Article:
What is vegan?
The new food labelling laws in the UK have really given everyone a shake up.
I think it is valuable (and life-saving) to have clear, concise food labelling that works to hold manufacturers accountable. There are only benefits to be gained from stating any possible allergens on packaging.
But there is a but.
I think most vegan food should be left out of it.
Vegan food is vegan because of what has been purposively left out of the production and it doesn’t become non-vegan due to microscopic or unintentional cross-contamination. Of course, some vegans choose not to eat vegan food that has been prepared in close proximity to non-vegan food but the reality is that the vast majority of plant-based, processed or manufactured food comes into contact with non-vegan particles.
Government agency DEFRA is currently (until Friday) soliciting feedback from interested parties in relation to changes to vegan and vegetarian food labelling advice and guidelines.
It is all one giant grey area as far as I can tell, but I think this is the deal:
The current guidelines state (in part) ‘the term ‘vegan’ should not be applied to foods that are, or are made from or with the aid of animals or animal products (including products from living animals).‘
The upcoming revised guidelines are difficult to predict, but some vegans believe a loosening of definitions will occur. For example, Plamil is urging their customer base to object to any clarifications or changes to the existing guidelines for fear it will ‘allow for frequently high levels of contamination in vegan food.’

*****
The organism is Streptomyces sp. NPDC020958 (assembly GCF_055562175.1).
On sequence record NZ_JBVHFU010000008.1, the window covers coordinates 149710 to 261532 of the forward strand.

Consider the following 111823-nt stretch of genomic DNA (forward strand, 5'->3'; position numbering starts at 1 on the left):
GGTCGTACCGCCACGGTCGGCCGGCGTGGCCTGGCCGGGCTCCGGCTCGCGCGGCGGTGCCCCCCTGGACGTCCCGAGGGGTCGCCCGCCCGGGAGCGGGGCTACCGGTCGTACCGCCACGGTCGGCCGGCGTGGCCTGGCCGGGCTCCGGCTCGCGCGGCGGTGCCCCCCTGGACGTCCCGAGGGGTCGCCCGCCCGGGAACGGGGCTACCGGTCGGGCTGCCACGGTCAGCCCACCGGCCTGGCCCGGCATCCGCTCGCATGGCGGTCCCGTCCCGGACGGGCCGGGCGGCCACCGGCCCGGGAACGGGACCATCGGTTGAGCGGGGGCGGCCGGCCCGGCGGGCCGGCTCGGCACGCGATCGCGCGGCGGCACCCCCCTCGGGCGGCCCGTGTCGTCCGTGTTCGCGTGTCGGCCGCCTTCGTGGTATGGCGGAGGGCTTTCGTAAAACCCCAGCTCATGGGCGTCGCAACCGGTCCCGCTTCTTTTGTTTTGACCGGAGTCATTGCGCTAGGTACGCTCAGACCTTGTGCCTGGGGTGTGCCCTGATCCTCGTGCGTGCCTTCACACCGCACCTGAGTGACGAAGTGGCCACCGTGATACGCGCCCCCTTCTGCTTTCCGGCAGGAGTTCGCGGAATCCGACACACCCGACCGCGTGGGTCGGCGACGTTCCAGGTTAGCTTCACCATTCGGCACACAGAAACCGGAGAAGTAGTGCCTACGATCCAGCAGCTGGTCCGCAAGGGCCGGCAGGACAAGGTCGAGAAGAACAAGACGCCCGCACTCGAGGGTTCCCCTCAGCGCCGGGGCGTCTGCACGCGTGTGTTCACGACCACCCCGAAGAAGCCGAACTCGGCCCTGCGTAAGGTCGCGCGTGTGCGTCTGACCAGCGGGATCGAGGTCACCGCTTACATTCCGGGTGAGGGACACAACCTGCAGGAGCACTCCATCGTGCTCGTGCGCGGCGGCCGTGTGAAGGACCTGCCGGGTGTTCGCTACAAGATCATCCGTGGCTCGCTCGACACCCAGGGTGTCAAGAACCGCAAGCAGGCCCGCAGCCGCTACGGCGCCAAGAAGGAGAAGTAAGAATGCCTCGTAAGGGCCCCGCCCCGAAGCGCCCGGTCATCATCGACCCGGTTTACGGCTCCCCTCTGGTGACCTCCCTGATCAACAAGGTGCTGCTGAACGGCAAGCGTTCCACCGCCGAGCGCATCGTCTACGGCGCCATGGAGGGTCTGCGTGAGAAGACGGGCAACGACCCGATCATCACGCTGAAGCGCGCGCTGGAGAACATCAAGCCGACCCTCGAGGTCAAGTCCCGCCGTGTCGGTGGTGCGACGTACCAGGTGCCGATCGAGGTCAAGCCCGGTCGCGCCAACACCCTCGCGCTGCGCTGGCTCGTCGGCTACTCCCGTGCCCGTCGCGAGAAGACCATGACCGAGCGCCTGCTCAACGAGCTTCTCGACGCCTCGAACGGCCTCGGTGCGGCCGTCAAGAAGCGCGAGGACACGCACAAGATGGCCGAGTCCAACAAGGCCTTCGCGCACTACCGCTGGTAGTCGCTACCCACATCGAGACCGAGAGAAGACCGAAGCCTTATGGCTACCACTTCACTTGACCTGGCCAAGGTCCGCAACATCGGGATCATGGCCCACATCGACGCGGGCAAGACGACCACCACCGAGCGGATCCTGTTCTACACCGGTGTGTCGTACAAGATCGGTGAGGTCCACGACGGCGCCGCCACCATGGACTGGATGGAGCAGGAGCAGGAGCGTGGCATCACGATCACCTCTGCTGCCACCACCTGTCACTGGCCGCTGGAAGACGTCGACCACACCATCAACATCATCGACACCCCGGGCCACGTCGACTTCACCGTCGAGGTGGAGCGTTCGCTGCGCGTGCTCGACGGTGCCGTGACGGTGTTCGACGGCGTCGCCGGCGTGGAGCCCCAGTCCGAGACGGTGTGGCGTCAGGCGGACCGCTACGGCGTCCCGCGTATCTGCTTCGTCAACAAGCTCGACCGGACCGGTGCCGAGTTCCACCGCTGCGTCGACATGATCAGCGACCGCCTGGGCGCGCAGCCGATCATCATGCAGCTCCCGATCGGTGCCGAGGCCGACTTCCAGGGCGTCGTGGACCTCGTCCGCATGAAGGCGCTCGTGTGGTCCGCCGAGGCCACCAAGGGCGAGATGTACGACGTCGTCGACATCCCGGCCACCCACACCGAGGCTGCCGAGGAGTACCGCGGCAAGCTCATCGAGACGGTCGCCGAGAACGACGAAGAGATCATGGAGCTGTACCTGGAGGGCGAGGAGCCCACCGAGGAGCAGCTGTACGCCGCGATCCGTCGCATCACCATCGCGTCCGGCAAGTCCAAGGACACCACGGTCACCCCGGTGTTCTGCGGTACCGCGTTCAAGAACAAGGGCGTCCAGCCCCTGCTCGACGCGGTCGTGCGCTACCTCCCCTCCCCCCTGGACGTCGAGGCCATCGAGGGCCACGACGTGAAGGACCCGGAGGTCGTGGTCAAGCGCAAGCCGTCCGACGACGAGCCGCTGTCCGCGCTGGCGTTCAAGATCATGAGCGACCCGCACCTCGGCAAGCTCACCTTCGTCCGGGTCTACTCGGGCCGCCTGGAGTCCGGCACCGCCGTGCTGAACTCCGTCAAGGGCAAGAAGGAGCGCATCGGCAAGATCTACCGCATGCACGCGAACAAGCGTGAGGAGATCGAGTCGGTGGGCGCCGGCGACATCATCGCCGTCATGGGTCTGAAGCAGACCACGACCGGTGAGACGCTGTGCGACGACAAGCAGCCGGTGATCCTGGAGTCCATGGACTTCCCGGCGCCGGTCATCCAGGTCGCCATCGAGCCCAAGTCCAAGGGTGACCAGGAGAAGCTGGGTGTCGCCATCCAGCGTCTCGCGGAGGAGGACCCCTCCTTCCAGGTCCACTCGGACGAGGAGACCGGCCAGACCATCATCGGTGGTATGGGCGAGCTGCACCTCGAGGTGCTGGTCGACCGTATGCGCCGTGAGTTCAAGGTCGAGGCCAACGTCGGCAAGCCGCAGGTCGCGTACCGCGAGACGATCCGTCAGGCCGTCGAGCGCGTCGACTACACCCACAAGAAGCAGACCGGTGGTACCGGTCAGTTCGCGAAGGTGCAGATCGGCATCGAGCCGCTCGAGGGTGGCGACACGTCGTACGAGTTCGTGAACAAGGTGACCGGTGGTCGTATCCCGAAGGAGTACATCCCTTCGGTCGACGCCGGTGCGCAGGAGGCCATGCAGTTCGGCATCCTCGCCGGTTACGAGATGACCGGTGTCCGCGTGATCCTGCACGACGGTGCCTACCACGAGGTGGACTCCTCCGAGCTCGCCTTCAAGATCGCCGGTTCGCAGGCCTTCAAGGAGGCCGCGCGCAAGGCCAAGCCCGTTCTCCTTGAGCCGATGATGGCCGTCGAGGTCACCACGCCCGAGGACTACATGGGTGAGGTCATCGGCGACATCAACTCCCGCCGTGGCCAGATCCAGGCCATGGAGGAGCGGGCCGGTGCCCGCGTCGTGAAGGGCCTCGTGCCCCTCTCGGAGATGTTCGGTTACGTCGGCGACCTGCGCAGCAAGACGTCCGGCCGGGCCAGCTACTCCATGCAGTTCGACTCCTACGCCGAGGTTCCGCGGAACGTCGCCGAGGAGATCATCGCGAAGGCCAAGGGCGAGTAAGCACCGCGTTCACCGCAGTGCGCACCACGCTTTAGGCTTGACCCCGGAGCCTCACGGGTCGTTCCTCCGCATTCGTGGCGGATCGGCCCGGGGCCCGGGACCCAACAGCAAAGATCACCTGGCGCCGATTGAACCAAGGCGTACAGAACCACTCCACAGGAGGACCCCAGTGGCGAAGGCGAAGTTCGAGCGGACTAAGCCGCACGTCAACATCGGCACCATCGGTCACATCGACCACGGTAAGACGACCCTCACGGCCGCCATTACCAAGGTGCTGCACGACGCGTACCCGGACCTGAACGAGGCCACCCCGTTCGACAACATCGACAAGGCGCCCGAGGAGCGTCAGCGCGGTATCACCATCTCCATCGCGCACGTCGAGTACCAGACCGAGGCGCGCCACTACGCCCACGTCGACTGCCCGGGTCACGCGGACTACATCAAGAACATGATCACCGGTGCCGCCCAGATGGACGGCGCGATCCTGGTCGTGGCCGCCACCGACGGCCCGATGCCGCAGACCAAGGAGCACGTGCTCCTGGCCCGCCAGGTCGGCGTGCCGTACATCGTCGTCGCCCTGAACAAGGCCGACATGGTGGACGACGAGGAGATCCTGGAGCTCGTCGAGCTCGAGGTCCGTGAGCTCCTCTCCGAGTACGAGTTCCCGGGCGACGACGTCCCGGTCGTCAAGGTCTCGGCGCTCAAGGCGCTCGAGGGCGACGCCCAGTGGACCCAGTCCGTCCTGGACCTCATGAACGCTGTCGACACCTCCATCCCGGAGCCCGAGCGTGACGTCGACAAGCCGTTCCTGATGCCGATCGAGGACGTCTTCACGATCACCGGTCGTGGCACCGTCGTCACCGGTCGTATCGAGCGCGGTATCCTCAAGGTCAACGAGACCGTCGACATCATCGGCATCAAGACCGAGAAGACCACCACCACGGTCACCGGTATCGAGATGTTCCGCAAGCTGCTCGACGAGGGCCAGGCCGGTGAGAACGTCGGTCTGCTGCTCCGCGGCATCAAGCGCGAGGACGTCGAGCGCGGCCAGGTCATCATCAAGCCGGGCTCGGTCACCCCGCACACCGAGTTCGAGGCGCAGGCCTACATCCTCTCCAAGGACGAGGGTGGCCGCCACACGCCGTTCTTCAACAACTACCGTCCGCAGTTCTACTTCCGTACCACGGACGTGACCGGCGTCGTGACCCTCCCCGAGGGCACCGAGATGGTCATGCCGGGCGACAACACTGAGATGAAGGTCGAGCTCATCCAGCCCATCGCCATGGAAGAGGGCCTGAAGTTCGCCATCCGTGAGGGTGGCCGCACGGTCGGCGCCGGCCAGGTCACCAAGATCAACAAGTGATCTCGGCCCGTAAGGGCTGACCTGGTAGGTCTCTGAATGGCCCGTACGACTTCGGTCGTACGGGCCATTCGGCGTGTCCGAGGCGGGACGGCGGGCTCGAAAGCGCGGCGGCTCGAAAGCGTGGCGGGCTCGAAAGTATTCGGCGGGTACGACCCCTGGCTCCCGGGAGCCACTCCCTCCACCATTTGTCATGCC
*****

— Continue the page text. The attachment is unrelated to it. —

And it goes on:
They think ‘vegans should be treated like the rest of the population, expecting good manufacturing and supply practices with robust risk assessment to assess the labelling of their food.’
I’m not convinced that a revision to the guidance is instantly a bad thing for vegans.
Plamil chocolate is made in a 100% vegan environment. It is vegan, but is it more vegan than a dairy-free chocolate made in the same factory as a dairy product? As long as equipment is cleaned thoroughly and all care is taken to avoid cross-contamination, I believe a food product made with no intentional animal products is vegan.
I want my vegan products to be labelled as vegan when they have no intentional or known non-vegan ingredients. Do you know what I mean? It is a little confusing.
Here are some examples:
- When The Gallery Cafe was cooking vegan burgers in the same oil as cheese, the burgers were in effect being cooked with animal fat. I don’t think this is vegan. The ingredients making their way to the consumer were known to include non-vegan elements and the cafe changed their cooking method when pressured.
- When the Tesco bourbon biscuit spread is made in a factory that also handles dairy milk, the vats are throughly cleaned before switching between dairy and non-dairy preparation. Due to the nature of milk proteins, microscopic remnants of dairy can remain on the equipment. I think the bourbon biscuit spread is vegan. The manufacturers have done what they can to not include animal products in the vegan spread and no intentional or known ingredients have been added.
Vegan labelling on food does not mean it is safe for people with severe allergies. It means no known animal ingredients have been purposively included and it should reflect this fact.
I would welcome labelling guidelines that promoted this kind of understanding. I think the guidance should mean a product does not contain purposively-added ingredients of animal origin, has not been prepared with non-vegan ingredients and all reasonable effort has been made to control cross-contamination.
What do you think? Should ‘vegan’ on a label mean only food made in a sterile, plant-based environment only? Or should ‘vegan’ be more in line with my suggestion of ‘vegan to the best of their knowledge and ability’?
Surely the former would see the end of vegan menus being offered by mainstream chain restaurants and a rapid decline in vegan labelling by supermarkets across the UK.